The students were very attentive and interested. Of course, free stuff always helps. I tossed little sponge hearts to kids that answered my questions correctly. (Well my Mom tossed them and I hope she doesn't quit her day job.) I asked questions like...
- What does the heart do?
- What can you do that's good for your heart?
- What kind of exercise is good for your heart?
- What food should you eat?
- What happens to someone when they have heart disease?
There really weren't any wrong answers. All the students participated from kindergarten all the way to grade 8. I was impressed with their knowledge.
Probably the most entertaining part was when I told them what it was like for me living with heart disease. I told them that I take lots of pills, I need lots of needles, I stay in the hospital alot, I have to see my doctor all the time, it is always difficult to breathe, I am always tired, I can't play sports and the best one... I can't go on rollercoasters. The crowd roared in disappointment. It was actually really funny. They are more concerned about roller coasters than they are about needles and hospitals.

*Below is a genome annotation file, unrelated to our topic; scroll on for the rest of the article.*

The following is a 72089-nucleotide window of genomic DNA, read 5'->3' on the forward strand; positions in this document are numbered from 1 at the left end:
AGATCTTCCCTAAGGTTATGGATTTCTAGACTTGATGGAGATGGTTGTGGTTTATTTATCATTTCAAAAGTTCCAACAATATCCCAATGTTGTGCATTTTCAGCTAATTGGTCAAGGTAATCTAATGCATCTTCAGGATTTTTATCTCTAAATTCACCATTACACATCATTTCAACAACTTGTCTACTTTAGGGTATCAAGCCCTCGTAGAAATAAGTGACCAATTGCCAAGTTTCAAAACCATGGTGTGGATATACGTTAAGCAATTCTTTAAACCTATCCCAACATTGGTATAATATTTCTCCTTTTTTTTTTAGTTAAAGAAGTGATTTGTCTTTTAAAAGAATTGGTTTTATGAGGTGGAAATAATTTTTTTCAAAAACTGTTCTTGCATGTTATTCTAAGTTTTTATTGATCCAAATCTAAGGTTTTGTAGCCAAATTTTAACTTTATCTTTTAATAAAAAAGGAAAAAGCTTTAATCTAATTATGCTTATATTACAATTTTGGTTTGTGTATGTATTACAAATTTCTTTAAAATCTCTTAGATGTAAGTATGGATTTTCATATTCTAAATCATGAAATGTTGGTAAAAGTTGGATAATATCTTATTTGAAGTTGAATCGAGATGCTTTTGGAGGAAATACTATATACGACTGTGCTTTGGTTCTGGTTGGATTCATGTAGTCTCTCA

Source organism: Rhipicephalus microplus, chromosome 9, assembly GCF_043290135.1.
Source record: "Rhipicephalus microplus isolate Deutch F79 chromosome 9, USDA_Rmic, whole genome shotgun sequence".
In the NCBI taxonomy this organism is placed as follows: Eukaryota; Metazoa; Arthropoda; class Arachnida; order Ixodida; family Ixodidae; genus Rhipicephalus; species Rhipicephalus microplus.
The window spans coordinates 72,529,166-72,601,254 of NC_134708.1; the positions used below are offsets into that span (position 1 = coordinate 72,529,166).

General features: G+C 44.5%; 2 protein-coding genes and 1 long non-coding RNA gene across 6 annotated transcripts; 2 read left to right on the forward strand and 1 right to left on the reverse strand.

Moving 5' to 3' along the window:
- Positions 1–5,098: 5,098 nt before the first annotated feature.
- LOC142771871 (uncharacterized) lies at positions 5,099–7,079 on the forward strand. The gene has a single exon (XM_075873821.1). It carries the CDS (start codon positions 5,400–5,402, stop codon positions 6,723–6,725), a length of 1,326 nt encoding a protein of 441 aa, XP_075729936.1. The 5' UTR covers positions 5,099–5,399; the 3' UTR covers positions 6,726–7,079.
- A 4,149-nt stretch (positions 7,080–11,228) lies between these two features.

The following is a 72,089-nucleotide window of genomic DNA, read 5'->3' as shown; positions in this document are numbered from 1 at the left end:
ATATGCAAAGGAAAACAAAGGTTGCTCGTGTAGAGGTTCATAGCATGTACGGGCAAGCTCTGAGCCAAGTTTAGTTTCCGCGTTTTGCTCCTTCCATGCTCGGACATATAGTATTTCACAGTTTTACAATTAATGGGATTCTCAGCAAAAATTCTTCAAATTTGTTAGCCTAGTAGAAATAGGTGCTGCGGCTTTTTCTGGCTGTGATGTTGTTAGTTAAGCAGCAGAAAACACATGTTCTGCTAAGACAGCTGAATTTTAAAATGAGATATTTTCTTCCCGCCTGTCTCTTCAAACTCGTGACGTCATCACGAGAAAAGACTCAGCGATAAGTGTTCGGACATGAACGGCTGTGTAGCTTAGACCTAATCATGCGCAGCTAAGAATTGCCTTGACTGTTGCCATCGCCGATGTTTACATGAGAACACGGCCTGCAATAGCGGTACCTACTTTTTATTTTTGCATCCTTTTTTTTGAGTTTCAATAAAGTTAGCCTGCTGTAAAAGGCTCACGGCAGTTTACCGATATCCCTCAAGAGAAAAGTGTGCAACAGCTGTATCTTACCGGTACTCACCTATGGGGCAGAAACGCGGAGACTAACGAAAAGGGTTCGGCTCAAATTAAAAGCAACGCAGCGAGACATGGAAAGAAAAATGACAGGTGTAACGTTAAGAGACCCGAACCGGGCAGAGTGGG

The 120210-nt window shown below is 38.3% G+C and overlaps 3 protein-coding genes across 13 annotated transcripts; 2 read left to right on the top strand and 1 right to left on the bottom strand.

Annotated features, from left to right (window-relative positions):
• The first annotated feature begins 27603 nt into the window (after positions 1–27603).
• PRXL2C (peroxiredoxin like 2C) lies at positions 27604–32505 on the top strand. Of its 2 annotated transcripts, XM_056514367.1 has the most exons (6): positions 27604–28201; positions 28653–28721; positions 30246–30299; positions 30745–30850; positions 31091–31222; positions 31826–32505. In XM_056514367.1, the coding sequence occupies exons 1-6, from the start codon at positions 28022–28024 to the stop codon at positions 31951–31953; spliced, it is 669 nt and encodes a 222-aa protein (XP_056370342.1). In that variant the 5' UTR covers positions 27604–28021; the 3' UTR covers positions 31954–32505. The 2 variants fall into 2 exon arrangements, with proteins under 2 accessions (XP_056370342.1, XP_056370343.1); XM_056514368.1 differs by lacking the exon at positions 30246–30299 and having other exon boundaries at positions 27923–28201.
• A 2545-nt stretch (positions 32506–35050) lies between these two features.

After talking about heart disease I touched on my mechanical heart and organ donation. I was a little worried about how to present this discussion to the young kids. I tried to be very matter-of-fact and just tell it like it is. I think some of them were aware on my situation all ready because my Mom teaches at the school and they wonder why she was away for so long in the past. I told them that I need a new heart because mine doesn't work very well anymore. I told them that when someone dies they can donate their organs to other people so they can live. Plain and simple. Of course, I told them that one person that dies can save eight people!!
I gave them homework. This created some more uproar. Funny. I told them to go home and talk to their families and friends about this nice lady they met that is waiting for a new heart. Hopefully the next generation can bring a major change.
The most important things I wanted to stress are:
Never, ever, never, never, NEVER smoke. EVER.
Talk to your family and friends about organ donation.
I also told them how sincerely thankful I am that they are raising money for the Heart and Stroke Foundation because they are saving lives. They are saving me.
(I had them put their fists in the air because your heart is about the size of your fist.)